The chap I sit next to is quite a committed Christian - church on Sundays, church fundraising, and so on. And he says "God" or "Jesus" far more than I do.
One Christian web site I looked at just now puts it rather well. The third comandment (Ex. 20:7) "forbids us to pronounce the holy Name of God without reverence, and forbids any trivial mention of God in superficial conversation." The verse makes a unique specification in this regard: "Thou shalt not take the name of the Lord thy God in vain; for the Lord will not hold him guiltless
that taketh his name in vain." (Italics mine.)
It is widely held that the original intent was to enforce contracts, which would have been sworn with an oath. I find this persuasive, but limited. Clearly, the ancient Israelites also understood this to mean that one must literally not speak God's four-letter name. There are many Hebrew names for God that you may speak, though none frivolously. And even Hebrew euphemisms for God are not written out except on documents that will be preserved carefully and not mistreated. If even a scrap of paper with a god name on it should become unusable, it must be disposed of in a special place called a genizah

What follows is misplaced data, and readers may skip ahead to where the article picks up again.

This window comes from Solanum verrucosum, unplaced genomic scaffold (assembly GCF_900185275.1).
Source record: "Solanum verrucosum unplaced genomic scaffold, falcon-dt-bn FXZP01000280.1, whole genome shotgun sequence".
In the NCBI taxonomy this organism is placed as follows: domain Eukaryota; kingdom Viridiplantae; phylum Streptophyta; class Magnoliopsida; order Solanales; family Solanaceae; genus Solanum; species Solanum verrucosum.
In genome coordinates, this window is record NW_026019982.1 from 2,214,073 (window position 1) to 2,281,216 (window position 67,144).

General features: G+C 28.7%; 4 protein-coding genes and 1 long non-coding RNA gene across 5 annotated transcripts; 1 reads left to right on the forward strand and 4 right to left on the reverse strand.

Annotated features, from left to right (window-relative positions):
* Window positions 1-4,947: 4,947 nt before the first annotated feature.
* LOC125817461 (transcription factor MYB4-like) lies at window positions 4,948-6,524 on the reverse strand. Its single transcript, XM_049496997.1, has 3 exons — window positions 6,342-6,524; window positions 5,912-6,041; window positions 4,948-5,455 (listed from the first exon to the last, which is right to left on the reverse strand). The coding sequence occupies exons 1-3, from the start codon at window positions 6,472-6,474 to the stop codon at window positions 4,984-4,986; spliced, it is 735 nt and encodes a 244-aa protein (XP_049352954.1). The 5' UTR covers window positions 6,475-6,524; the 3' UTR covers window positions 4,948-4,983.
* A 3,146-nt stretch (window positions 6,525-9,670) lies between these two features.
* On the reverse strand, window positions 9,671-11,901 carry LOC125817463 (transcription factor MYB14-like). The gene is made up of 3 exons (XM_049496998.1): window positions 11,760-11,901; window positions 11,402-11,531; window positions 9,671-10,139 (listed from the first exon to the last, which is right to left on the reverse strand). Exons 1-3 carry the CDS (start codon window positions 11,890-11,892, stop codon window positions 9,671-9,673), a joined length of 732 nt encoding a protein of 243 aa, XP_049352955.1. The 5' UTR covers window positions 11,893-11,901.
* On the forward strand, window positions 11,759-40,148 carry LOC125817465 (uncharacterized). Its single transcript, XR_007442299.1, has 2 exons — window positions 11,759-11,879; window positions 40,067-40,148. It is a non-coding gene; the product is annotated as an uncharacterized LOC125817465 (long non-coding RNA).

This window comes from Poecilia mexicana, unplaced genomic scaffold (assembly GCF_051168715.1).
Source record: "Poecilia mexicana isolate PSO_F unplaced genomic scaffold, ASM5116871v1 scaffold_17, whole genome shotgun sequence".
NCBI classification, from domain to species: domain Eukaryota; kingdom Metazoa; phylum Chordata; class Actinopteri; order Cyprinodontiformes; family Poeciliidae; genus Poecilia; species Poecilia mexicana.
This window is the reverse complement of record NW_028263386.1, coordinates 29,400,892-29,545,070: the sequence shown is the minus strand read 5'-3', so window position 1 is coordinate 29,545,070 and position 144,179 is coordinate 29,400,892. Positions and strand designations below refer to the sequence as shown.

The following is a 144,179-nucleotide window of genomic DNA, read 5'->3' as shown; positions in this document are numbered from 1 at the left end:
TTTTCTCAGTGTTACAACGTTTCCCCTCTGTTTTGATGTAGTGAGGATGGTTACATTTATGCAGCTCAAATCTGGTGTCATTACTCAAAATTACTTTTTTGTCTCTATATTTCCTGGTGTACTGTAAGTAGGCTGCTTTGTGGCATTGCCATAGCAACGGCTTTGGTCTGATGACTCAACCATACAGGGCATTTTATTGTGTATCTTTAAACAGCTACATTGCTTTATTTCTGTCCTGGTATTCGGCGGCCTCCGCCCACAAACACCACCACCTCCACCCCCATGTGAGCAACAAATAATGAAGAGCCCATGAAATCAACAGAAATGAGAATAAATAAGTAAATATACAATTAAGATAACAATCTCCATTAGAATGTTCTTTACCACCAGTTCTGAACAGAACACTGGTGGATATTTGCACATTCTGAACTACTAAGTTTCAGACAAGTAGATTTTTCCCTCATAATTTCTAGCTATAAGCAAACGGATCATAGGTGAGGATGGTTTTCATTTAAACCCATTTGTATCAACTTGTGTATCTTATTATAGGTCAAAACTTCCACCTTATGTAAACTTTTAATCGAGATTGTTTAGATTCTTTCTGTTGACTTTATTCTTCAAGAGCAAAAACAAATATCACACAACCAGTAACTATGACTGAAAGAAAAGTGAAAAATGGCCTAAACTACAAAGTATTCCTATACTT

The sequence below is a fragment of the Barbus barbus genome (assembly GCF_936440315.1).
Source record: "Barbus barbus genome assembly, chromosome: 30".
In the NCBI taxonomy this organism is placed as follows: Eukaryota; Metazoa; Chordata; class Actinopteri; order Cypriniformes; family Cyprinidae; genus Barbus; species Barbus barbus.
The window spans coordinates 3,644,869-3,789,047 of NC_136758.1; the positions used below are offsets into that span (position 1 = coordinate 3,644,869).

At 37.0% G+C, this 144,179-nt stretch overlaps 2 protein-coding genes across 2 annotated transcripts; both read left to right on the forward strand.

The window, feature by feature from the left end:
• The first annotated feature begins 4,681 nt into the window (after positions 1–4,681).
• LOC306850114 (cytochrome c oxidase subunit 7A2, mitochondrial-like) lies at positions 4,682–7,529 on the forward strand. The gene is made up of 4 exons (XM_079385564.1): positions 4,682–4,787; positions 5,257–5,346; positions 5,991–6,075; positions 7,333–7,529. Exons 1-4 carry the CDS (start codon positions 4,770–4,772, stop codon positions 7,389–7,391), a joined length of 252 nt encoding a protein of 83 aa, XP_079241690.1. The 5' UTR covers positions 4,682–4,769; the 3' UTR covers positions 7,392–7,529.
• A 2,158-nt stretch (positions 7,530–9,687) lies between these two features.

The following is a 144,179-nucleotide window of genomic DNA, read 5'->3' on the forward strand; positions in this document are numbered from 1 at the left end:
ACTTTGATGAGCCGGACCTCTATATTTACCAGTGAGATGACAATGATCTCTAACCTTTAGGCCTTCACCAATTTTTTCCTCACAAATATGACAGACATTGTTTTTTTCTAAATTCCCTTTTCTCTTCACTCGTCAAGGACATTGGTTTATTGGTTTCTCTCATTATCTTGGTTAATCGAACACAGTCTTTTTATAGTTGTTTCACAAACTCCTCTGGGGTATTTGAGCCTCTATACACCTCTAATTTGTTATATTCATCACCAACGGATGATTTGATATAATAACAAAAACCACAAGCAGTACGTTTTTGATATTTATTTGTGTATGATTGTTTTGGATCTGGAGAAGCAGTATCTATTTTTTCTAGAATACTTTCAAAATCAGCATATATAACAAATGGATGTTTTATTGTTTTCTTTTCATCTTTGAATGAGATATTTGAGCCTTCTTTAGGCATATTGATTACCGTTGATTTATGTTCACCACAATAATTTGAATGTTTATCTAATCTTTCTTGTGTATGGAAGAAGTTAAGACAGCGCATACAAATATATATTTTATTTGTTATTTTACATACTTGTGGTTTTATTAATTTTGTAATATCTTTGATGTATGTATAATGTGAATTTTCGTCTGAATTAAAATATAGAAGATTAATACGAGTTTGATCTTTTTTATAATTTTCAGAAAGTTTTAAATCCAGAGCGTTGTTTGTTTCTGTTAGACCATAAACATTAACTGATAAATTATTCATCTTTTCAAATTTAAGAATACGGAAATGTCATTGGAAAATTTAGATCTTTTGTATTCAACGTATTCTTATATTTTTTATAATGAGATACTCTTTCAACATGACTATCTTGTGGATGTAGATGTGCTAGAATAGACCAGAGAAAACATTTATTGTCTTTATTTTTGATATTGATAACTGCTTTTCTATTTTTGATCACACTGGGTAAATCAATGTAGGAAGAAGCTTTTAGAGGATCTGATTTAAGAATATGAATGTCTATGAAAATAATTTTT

, which is a sort of holding area for such documents. Periodically, the genizah
is emptied and the documents are buried, usually in the grave of some respected scholar when he dies.
Religious Jews are careful even of the English
word "God." They'll substitute a dash for the letter o: "G-d" And when they want to express the sentiment of "thank God," they'll do it in Hebrew by saying baruch ha shem
, which means "blessed be the name." They won't actually say
It's punctilious to the point of OCD, but that's what I call obeying a commandment.